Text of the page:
Taming the Beast: Accepting the Parallel Market and Adopting a Dual Exchange Rate
PM Abiy Ahmed has done his level best to cope with Ethiopia’s foreign exchange crisis that he inherited. He used his charm offensive in public diplomacy, persuading multilateral and bilateral donors to stand by Ethiopia. He has achieved a great deal in that regard.
Solving Ethiopia’s foreign exchange troubles, however, is a bit like trying to shoot at a moving target. There are a number of parts simultaneously moving in different directions.
In a piece entitled “How Can Ethiopia Boost Remittance Inflows?”, I suggested a number of alternative ways to induce remittance inflows. In that piece, I touched on potential role of using a dual exchange rate as a temporary measure to get relief from the foreign exchange crisis. In this piece I will focus on a dual exchange rate system and explain how it can serve as a relief for Ethiopia’s foreign exchange headache.
Minding the Gap
The gap between the official and the parallel rates is a good indicator of troubles in Ethiopia’s currency exchange. It is a composite indicator reflecting the dynamics among interacting parts.
Its size has always been widening over the years, but the situation simply have gone from bad to worse in recent months. The official exchange rate for one USD currently stands at birr 28.7395. I hear the parallel market rate in Addis Ababa has suddenly jumped to birr 41 per USD last week. This means the parallel market rate is nearly one and half times the official exchange rate.
In the past, Ethiopian authorities have tried to deal with parallel market by using only one means – brutal force to crack it down. At times, this helped to offer a temporary respite. However, it has never brought about a lasting solution to Ethiopia’s perennial problem with black market trading. As long as Ethiopia has not produced enough to export, providing an ultimate solution to the country’s foreign exchange crisis, it is inevitable that the parallel market will exist in one form or another.
The trouble with cracking down the black market currency exchange is that the authorities chase and close down only a small segment of the entire market. This is the case where the hard currency has physically entered Ethiopia and people try to trade it illegally in the domestic market. However, by far the largest proportion of the parallel market operation happens elsewhere in foreign lands.
The challenge black market causes to the Ethiopian economy is many fold. First, potential remittances would be completely sucked up by traders. Billions of dollars that would have been remitted to Ethiopia using official channels get diverted to the informal markets. The hard currency pooled together this way would be used by importers who would use it to buy goods and services to Ethiopia.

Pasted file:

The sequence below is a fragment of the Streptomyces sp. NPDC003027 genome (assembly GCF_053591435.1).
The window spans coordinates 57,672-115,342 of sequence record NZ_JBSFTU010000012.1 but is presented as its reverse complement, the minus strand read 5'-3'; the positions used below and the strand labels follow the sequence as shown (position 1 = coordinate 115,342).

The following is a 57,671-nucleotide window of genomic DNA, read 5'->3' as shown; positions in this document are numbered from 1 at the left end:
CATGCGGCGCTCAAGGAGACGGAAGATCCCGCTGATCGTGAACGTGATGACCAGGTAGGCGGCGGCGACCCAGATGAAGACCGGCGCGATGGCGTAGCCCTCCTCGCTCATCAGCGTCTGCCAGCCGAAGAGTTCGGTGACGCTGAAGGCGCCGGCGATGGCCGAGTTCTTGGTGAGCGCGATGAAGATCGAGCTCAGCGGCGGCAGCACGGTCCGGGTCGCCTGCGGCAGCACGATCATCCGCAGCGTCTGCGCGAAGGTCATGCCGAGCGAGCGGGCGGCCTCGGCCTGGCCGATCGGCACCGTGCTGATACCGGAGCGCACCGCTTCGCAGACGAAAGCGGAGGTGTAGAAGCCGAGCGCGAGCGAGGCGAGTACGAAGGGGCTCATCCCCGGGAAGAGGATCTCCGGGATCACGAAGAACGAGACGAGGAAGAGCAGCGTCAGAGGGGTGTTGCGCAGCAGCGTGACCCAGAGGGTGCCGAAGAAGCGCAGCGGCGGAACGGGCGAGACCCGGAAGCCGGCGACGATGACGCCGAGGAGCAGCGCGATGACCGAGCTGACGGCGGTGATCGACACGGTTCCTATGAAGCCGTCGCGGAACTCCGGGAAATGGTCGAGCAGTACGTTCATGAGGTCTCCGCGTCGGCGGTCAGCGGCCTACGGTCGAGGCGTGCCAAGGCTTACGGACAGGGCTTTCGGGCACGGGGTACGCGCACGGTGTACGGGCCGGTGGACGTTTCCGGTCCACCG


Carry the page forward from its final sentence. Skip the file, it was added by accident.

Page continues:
In order to match the large quantity of goods with the tiny fund allocated to them by the domestic banks, importer resort to under-invoicing. Because of this it is not even possible to be certain about the true value of imports reported in the country’s trade statistics.
A Dual Exchange Rate
Adopting a dual exchange rate is a trick through which exchanges in informal market is recognized and turned into formal channels, and currency officially arriving in domestic banks. Introducing a dual exchange rate means officially implementing two separate currency exchange rates side by side. How this gets operationalized depends on country contexts. This is done restricting each exchange rate to a certain transactions. The most straightforward method, which I propose for Ethiopia, is this:
- Retain the existing official exchange rate for current accounts transactions, i.e., continue using the current official exchange rate for commercial transactions in exports and import markets.
- Adopt the parallel market rate for financial accounts transactions, mainly remittances. Pretty much the way parallel market traders base their offers depending on market rates, the authorities would need to vary this second rate on daily basis. This will pre-empt any possibility of a third market emerging at some point.
Given that the second rate is market determined, there is no reason why anyone would resort to any other channel to send money to Ethiopia. The Ethiopian diaspora would send money at the same rate as in the parallel market with the only difference that this time the transaction would be done via official channels. In this manner billions of dollars that gets diverted abroad would be channeled to official routes and arrive in bank accounts of remitters or their relatives.
The adoption of a dual exchange rate effectively means accepting and working with the reality on the ground. Also, it is an admission that the parallel rate more correctly reflects the fundamentals in the currency market. If the parallel rate is a genuine reflection of relationships between supply and demand, then it would be wise for the government to accept and work with it.